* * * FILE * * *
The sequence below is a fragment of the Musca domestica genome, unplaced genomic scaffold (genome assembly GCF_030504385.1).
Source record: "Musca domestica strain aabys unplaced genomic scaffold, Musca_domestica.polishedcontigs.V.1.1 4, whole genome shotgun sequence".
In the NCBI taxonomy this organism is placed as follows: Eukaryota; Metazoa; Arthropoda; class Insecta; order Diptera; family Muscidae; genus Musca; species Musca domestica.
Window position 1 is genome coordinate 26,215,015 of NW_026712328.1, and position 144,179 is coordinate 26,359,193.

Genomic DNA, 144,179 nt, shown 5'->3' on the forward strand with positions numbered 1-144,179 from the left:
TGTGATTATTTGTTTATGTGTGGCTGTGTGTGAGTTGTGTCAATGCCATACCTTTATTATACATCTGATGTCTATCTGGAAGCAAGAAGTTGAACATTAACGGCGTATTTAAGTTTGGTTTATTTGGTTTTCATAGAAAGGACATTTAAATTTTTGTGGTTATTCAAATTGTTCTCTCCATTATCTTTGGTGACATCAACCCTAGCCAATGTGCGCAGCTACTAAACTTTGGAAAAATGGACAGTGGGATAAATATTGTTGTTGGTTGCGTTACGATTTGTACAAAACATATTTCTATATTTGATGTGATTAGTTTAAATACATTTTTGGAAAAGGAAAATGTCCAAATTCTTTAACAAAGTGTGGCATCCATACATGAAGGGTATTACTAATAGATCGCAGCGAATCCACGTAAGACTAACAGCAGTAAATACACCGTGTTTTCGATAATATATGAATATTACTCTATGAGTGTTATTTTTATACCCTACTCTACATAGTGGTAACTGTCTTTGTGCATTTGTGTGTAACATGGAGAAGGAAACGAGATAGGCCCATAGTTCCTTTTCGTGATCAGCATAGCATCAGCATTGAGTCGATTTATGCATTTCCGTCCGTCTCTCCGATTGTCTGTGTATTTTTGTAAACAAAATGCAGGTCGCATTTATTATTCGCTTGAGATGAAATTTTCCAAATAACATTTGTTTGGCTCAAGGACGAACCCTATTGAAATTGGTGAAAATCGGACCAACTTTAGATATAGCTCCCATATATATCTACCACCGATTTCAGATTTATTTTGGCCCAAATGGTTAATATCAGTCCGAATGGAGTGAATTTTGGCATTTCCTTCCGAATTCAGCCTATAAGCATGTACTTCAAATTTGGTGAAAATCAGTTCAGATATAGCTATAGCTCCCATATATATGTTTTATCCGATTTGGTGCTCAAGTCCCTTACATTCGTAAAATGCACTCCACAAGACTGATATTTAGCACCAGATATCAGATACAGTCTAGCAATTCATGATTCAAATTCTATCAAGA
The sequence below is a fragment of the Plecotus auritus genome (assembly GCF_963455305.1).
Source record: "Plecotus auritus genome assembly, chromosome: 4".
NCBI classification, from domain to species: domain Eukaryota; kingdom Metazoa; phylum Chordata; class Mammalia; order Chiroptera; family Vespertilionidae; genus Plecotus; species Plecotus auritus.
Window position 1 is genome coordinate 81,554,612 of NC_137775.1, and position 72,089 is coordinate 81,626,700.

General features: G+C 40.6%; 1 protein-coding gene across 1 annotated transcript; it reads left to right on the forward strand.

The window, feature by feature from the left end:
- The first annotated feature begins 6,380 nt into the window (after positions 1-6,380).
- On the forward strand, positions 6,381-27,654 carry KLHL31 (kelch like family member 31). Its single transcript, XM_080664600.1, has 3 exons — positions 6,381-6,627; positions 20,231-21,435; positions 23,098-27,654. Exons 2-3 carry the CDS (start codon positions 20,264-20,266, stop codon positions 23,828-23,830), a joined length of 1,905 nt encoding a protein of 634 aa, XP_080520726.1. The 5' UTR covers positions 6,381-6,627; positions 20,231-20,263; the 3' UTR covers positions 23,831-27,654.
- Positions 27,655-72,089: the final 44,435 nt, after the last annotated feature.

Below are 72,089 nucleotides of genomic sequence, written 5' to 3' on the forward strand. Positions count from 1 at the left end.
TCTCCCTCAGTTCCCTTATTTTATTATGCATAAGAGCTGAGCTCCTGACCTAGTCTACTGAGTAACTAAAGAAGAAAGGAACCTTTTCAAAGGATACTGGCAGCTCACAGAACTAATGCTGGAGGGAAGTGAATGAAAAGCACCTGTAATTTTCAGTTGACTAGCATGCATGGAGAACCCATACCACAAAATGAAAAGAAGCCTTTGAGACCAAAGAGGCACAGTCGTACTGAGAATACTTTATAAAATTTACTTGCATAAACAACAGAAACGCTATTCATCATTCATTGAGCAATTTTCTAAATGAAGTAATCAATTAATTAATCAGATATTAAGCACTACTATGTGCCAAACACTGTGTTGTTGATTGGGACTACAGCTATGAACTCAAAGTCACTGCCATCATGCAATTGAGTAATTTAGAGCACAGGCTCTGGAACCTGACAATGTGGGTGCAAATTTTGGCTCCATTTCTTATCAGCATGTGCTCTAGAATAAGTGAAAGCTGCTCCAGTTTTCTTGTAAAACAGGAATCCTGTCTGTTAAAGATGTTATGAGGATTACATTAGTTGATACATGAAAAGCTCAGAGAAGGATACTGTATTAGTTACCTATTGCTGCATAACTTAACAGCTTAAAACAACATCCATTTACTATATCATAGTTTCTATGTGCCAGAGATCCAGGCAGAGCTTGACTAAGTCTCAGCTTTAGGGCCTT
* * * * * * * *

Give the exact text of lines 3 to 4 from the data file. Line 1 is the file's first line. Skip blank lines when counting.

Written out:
In the NCBI taxonomy this organism is placed as follows: Eukaryota; Metazoa; Arthropoda; class Insecta; order Diptera; family Muscidae; genus Musca; species Musca domestica.
Window position 1 is genome coordinate 26,215,015 of NW_026712328.1, and position 144,179 is coordinate 26,359,193.